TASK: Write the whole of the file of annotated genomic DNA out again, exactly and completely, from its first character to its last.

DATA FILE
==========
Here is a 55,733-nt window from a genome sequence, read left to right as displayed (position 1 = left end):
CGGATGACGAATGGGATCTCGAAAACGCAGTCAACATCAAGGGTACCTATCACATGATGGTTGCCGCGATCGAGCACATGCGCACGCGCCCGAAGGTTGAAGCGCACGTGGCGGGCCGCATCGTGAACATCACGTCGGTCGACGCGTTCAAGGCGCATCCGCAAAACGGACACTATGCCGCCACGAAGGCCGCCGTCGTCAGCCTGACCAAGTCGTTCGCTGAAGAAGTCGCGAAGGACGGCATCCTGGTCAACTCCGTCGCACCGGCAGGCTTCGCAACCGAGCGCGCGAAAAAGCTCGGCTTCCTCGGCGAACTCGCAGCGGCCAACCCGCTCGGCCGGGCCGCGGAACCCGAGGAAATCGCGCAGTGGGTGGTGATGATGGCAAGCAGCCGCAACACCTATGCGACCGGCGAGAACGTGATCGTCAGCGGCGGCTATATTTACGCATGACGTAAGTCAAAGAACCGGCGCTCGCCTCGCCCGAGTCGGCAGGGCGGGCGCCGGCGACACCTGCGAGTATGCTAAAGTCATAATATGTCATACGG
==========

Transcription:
Here is a 55,733-nt window from a genome sequence, read left to right as displayed (position 1 = left end):
CGGATGACGAATGGGATCTCGAAAACGCAGTCAACATCAAGGGTACCTATCACATGATGGTTGCCGCGATCGAGCACATGCGCACGCGCCCGAAGGTTGAAGCGCACGTGGCGGGCCGCATCGTGAACATCACGTCGGTCGACGCGTTCAAGGCGCATCCGCAAAACGGACACTATGCCGCCACGAAGGCCGCCGTCGTCAGCCTGACCAAGTCGTTCGCTGAAGAAGTCGCGAAGGACGGCATCCTGGTCAACTCCGTCGCACCGGCAGGCTTCGCAACCGAGCGCGCGAAAAAGCTCGGCTTCCTCGGCGAACTCGCAGCGGCCAACCCGCTCGGCCGGGCCGCGGAACCCGAGGAAATCGCGCAGTGGGTGGTGATGATGGCAAGCAGCCGCAACACCTATGCGACCGGCGAGAACGTGATCGTCAGCGGCGGCTATATTTACGCATGACGTAAGTCAAAGAACCGGCGCTCGCCTCGCCCGAGTCGGCAGGGCGGGCGCCGGCGACACCTGCGAGTATGCTAAAGTCATAATATGTCATACGG